History has provided a number of examples of drivers who were labeled as “can’t miss” prospects early in life who never went on to experience the success that was expected of them.

Remember just a few short years ago when Joey Logano received that same label?

Was Joey Logano rushed to Sprint Cup before he was ready?

At only 17 years of age, Logano won six NASCAR K & N Pro Series races. And by the age of 18, he added a Nationwide Series win to his list of early accomplishments. So, when Tony Stewart announced that he was leaving Joe Gibbs Racing to help form Stewart-Haas Racing, it seemed obvious that the young development driver in the JGR stable who had already achieved great things ought to step into the ride being left by the (at that time) two-time series champion.

With hindsight providing 20/20 vision, it seems now that Logano was rushed to the top division before he was ready. After four full seasons in the JGR #20, he was let go by the organization to pursue other opportunities. At only 22 years old, some have gone so far as to label the driver a failure.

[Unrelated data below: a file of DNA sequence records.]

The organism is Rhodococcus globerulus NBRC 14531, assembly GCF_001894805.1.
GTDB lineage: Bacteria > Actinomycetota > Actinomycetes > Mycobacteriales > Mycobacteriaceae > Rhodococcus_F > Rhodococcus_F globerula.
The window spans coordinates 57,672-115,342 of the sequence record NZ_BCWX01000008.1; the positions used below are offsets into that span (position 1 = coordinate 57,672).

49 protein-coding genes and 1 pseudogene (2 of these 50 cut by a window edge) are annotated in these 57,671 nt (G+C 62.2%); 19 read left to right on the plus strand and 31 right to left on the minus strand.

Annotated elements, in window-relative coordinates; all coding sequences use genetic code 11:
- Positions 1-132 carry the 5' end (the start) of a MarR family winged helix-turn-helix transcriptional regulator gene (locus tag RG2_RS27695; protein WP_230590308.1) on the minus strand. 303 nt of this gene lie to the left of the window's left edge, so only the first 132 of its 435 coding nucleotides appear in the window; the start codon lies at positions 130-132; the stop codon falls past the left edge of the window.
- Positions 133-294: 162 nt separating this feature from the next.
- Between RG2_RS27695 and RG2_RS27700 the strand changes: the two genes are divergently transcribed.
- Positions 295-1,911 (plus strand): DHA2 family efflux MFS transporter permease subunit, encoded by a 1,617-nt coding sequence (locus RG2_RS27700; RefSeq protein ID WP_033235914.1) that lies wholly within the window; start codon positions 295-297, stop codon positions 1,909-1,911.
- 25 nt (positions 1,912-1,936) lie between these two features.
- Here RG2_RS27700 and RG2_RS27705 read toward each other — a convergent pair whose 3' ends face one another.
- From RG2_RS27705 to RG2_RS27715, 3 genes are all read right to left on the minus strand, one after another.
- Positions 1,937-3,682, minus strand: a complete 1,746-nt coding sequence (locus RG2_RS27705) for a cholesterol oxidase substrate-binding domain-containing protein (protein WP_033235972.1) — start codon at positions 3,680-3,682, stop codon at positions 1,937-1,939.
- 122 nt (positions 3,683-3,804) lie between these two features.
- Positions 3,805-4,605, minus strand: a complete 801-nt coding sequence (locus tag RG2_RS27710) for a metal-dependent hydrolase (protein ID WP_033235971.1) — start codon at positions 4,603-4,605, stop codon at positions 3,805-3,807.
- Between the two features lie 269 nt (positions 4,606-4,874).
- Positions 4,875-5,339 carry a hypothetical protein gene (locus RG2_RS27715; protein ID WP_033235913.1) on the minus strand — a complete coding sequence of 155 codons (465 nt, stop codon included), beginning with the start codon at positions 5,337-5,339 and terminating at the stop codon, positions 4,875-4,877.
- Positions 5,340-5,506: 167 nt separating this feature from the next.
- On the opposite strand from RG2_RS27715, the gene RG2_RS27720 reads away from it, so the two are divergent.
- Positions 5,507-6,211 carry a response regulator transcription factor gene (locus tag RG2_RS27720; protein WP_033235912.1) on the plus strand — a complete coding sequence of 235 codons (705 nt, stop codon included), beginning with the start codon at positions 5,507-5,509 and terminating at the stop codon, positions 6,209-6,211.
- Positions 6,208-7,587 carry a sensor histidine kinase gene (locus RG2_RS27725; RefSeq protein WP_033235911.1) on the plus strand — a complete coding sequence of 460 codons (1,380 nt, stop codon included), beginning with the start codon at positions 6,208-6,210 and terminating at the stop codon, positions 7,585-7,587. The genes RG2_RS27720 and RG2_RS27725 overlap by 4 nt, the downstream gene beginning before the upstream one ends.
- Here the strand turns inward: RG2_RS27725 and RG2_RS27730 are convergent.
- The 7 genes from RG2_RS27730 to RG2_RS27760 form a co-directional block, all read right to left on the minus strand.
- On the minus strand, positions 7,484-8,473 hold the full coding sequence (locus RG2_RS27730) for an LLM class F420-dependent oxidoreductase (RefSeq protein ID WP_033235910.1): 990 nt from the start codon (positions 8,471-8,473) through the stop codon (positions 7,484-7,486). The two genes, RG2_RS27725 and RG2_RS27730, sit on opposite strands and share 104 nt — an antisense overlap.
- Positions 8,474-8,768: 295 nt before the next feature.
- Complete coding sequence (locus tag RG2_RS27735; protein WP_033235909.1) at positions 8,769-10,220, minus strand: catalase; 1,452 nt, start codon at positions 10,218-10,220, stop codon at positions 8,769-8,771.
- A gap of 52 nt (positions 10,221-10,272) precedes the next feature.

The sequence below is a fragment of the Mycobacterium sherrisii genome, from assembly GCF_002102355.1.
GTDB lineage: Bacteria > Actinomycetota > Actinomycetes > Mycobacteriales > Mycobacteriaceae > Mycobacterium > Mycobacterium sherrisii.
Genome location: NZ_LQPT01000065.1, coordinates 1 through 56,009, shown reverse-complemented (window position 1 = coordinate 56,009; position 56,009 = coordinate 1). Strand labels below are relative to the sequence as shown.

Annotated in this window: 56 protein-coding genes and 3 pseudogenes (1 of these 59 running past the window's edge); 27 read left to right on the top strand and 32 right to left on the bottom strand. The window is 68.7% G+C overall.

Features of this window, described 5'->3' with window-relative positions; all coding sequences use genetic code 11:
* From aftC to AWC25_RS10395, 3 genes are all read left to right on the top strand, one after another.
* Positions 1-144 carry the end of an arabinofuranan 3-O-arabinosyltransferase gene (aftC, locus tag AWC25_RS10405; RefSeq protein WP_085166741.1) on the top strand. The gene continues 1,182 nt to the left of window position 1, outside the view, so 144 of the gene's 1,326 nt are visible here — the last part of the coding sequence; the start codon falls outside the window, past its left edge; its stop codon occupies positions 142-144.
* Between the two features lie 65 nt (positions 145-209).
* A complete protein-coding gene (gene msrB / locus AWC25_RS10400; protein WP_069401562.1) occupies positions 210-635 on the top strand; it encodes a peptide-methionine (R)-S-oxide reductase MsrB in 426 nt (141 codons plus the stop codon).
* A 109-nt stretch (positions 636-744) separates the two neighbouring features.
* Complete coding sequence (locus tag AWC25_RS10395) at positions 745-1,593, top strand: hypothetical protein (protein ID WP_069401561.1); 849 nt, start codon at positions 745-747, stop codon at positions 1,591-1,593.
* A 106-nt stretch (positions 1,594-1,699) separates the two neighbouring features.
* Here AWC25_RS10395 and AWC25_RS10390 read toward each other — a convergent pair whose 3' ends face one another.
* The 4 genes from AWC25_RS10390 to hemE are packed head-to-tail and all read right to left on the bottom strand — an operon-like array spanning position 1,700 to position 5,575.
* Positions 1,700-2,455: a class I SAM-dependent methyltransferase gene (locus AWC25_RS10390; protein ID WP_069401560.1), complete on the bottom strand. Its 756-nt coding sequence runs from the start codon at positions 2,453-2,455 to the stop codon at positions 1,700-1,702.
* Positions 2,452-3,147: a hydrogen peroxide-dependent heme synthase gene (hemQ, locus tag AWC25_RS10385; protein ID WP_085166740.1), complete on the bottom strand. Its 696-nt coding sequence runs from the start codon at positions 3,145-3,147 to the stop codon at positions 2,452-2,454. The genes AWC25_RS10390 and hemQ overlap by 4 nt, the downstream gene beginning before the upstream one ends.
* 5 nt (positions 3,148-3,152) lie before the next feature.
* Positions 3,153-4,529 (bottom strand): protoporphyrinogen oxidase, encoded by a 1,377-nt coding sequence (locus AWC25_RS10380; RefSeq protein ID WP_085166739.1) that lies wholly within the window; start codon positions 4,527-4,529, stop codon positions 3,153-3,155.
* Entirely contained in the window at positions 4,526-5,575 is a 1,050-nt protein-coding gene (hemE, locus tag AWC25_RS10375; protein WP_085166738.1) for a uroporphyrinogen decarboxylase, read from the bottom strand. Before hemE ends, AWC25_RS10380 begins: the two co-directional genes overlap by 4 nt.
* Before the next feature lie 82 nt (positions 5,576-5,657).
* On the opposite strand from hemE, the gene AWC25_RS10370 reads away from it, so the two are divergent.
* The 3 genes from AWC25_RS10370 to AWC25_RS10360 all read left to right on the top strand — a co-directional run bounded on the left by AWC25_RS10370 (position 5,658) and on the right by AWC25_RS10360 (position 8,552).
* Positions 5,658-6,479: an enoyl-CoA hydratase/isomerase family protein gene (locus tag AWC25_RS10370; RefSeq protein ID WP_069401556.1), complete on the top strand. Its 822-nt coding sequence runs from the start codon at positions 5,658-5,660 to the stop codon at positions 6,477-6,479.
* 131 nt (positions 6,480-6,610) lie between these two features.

It’s not as if Logano’s time at JGR was a total disaster. He did win two Sprint Cup races and he proved his talent by piling up 18 Nationwide Series wins there. But considering what the #20 car had done prior to his arrival and what teammates Denny Hamlin and Kyle Busch achieved in the same time period, it seems fair to say that Logano underachieved at with the Gibbs organization.

Perhaps Larson is a different case. There is no question he has considerable racing talent, and he is a couple of years older than Logano was when he moved to the top division. However, their racing resumes are somewhat similar at the same stages of their careers.